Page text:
I’m all for getting rightful revenge, but after seeing our guys looking completely lost and wounded during this five-game losing streak, a couple wins to regain some mojo is much more important.

But I’ve been letting this sit for a few days now and I have to get it out. Hopefully, this will be the last of the drama and my need to unburden myself.


Do you remember what you said when you saw Reds closer Aroldis Chapman fire an ill-intentioned 100 mile-per-hour rocket at Nick Swisher’s head on Monday afternoon?

I remember precisely what I said. It would’ve sounded like a Morse Code warning if it were to be repeated verbatim on TV or radio. I only wish I could’ve relayed my thoughts as eloquently as Hammy had.

And how about Swisher keeping his cool? Man, if that were me, I would’ve been out there swinging in retaliation like Darth Grievous, but with bats instead of his trusty lightsabers.

The thing is, Hamilton was simply saying what were all were thinking at that precise moment. It’s completely clear that Chapman was playing a potentially deadly game by targeting Swisher, and if we needed any more proof that Chapman just doesn’t get it, let’s all remember that this is also a guy who thought it was perfectly okay to do a somersault after nailing down a save. To the Reds credit, they didn’t let that slide. So it begs the question: How on earth can they be okay with his hot-headedness that could very well have dire, if not deadly, consequences for Swisher if one of these pitches connect?

Well, if you take into account the levels of delusion that the Reds region seem to exist in by their explaining away of Chapman’s actions, I guess I shouldn’t be surprised. I’m amazed no one said that Chapman couldn’t see Nick because of the Memorial Day-inspired camouflage hat. That would’ve made as much sense.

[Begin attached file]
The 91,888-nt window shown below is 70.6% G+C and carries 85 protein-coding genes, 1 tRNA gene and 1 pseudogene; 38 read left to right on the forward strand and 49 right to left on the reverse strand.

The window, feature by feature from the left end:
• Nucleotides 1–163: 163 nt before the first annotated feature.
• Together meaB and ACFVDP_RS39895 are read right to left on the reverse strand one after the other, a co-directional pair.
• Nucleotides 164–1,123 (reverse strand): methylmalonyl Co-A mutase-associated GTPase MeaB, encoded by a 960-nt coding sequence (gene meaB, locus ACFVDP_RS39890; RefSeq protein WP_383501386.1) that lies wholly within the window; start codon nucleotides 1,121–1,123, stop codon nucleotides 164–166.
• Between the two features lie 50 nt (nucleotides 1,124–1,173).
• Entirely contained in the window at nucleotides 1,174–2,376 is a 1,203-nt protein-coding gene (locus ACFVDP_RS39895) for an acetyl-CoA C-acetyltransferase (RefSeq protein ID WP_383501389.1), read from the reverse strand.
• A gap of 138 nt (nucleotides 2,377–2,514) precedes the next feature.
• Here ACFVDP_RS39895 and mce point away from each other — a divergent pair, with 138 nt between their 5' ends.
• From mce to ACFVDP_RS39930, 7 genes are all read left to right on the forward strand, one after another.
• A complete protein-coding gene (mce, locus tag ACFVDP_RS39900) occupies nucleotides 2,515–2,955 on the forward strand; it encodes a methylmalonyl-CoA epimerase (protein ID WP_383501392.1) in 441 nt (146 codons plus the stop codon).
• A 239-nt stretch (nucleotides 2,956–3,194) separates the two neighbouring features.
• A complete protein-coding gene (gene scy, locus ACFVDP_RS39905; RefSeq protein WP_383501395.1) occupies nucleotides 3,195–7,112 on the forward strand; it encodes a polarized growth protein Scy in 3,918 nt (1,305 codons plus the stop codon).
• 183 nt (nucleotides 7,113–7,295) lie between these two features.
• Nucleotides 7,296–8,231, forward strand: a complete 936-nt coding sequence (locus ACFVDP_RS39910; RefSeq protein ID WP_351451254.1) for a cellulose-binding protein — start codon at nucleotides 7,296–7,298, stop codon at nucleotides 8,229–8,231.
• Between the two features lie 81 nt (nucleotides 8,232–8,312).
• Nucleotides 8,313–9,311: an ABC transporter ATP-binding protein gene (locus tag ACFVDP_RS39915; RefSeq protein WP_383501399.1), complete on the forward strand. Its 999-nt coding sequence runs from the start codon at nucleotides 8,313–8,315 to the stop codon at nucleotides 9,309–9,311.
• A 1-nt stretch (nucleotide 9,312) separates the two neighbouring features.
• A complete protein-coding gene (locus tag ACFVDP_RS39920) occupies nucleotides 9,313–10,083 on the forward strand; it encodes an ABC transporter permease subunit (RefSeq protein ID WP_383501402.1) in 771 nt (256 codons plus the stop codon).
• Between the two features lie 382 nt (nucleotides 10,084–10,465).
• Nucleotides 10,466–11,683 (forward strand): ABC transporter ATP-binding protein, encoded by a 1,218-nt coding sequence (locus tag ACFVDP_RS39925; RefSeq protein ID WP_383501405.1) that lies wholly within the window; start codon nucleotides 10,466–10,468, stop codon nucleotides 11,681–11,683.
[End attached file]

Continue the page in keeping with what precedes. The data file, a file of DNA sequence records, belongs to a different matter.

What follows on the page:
One time is plausible that it “just got away from him.” Twice is not. Maybe that’s the point. Maybe they’re painting Hamilton as a jerk because they don’t want to admit that their guy is a head-hunting buffoon. After seeing some of the responses from the Queen City, complete with outright trolling interspersed with their rationale of the “extra baserunners” argument, perspective was clearly lost. And it doesn’t hold a single drop of water when the video doesn’t lie.

When you’re dealing with the very real idea of a life and death situation possibly being an inch away, old baseball philosophies must fall by the wayside and common sense has to prevail. Or so I thought.

Reds fans and media types, maybe simply continuing and now emboldened their overt homerism defense mechanism, couldn’t even separate context from their imposed straw-grasping idea of on-air bigotry; using Hamilton’s “maybe that flies in Cuba” line as a rallying call just so they could have a stake in the fight away from the scoreboard, which they’ve unfortunately have gotten the better of so far in the home-and-home series.

Kinda tells you where their heads are at, huh? They’ve won the first two games of the four-game set rather convincingly, and they aren’t the ones with a beef. Yet they feel inclined to create controversy to cover over the real story. Ah, media…